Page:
Saturday, February 27, 2016

Education Spending News Out Of California

From the major Sacramento newspaper:
Three years ago, Gov. Jerry Brown persuaded legislators to overhaul how tens of billions of dollars in state aid flows to schools.

It pumped more money to schools, virtually eliminated strings on billions of dollars that had been restricted to particular programs, and gave additional aid to districts with large numbers of poor and “English learner” students.

The rationale was that educators would have more money and flexibility to improve educations for 6-plus million kids and close the “achievement gap” that separated – and still separates – poor black and Latino students from their white and Asian American classmates.

Simultaneously, the state was abolishing its test-driven oversight system, creating a new “multiple measures” system that would be, it was said, “a flashlight and not a hammer,” and trusting local school officials to do the right thing through “Local Control Accountability Plans” (LCAPs) that would involve parents and taxpayers.

So how’s all that working out? No one knows.

The “multiple measures” system is still being drafted in impenetrable educational jargon, and the LCAPs are drawing criticism for their own opaqueness. New academic tests, keyed to a new Common Core curriculum, have been administered, but educators insist that they are too new to be meaningful.
I'm wondering if the best California legislators can do is end daylight savings time.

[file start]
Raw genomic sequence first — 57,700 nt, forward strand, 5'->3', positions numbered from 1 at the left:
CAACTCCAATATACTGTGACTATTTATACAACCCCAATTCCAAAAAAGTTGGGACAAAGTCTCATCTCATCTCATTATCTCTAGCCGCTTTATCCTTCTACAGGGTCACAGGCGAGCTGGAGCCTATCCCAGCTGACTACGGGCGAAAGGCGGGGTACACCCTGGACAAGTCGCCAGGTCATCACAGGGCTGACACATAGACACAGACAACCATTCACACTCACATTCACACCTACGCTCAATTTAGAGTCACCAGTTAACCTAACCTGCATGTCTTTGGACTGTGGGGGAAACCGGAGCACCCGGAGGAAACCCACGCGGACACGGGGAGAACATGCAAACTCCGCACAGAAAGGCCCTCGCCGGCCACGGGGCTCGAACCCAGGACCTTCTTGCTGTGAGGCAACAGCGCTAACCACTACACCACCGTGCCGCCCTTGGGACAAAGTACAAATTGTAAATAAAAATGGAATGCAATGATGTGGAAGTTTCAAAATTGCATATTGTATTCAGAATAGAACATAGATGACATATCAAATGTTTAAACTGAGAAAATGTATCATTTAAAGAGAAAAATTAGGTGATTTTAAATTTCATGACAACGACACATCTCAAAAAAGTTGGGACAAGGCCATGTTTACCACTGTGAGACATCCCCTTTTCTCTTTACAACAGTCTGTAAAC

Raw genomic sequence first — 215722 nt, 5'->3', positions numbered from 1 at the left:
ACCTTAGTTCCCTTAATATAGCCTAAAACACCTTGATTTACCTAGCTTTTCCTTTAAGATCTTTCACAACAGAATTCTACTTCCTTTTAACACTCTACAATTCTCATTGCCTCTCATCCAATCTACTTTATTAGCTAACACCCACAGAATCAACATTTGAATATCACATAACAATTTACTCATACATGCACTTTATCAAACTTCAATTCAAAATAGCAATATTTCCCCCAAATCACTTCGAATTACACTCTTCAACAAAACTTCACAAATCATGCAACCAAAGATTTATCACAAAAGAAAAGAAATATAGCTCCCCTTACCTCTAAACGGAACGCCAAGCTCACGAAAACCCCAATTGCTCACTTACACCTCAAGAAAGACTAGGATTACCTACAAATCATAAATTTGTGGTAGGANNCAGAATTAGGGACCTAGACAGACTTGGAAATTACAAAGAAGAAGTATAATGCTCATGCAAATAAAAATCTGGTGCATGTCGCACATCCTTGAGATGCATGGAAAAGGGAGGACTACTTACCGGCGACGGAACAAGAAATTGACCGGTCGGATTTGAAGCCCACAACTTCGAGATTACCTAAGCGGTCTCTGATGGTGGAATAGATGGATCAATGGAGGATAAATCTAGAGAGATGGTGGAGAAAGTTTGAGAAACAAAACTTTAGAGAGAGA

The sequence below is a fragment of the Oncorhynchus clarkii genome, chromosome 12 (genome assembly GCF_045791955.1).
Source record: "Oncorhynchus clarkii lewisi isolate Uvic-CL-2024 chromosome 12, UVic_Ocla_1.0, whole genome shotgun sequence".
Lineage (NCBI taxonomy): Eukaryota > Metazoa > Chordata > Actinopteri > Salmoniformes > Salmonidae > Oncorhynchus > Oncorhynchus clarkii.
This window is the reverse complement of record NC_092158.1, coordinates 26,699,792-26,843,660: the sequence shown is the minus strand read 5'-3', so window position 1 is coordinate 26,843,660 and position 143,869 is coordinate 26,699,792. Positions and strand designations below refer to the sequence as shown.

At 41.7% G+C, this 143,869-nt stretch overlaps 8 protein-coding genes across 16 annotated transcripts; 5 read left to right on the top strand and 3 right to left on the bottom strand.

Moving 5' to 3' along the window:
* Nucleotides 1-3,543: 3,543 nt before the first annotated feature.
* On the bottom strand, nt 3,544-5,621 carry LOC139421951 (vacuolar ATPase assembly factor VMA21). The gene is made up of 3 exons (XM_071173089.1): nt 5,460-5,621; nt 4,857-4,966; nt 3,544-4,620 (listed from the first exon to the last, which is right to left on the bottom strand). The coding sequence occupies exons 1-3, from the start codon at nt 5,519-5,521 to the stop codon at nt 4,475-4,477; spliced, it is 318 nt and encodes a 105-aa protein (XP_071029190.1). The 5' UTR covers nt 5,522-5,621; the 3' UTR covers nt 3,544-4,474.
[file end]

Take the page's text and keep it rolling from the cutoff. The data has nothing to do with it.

Read more here:


Auntie Ann said...

Then, there was this piece a while back:


On July 1, 2013, Gov. Jerry Brown signed into law the Local Control Funding Formula, depicting it as a “truly revolutionary” change in California public schools. Instead of the previous basic formula of paying districts based on average daily attendance of students, the new method directed 20 percent more money to “high-needs students” – English learners, foster children and those from impoverished families. The additional resources were to go directly to help these students improve their performance, not to general school budgets.


Twenty-three months later, it is difficult to not be deeply cynical about what’s happened to this much-trumpeted reform. Districts up and down the state have put LCFF dollars into operating budgets to help pay for raises and general programs. In the giant Los Angeles Unified School District, the United Teachers Los Angeles specifically cited the additional funds as being a source to pay for a 17.6 percent raise it sought. The UTLA ended up with a two-year, 10 percent raise.

Darren said...

Impossible! Impossible, I say!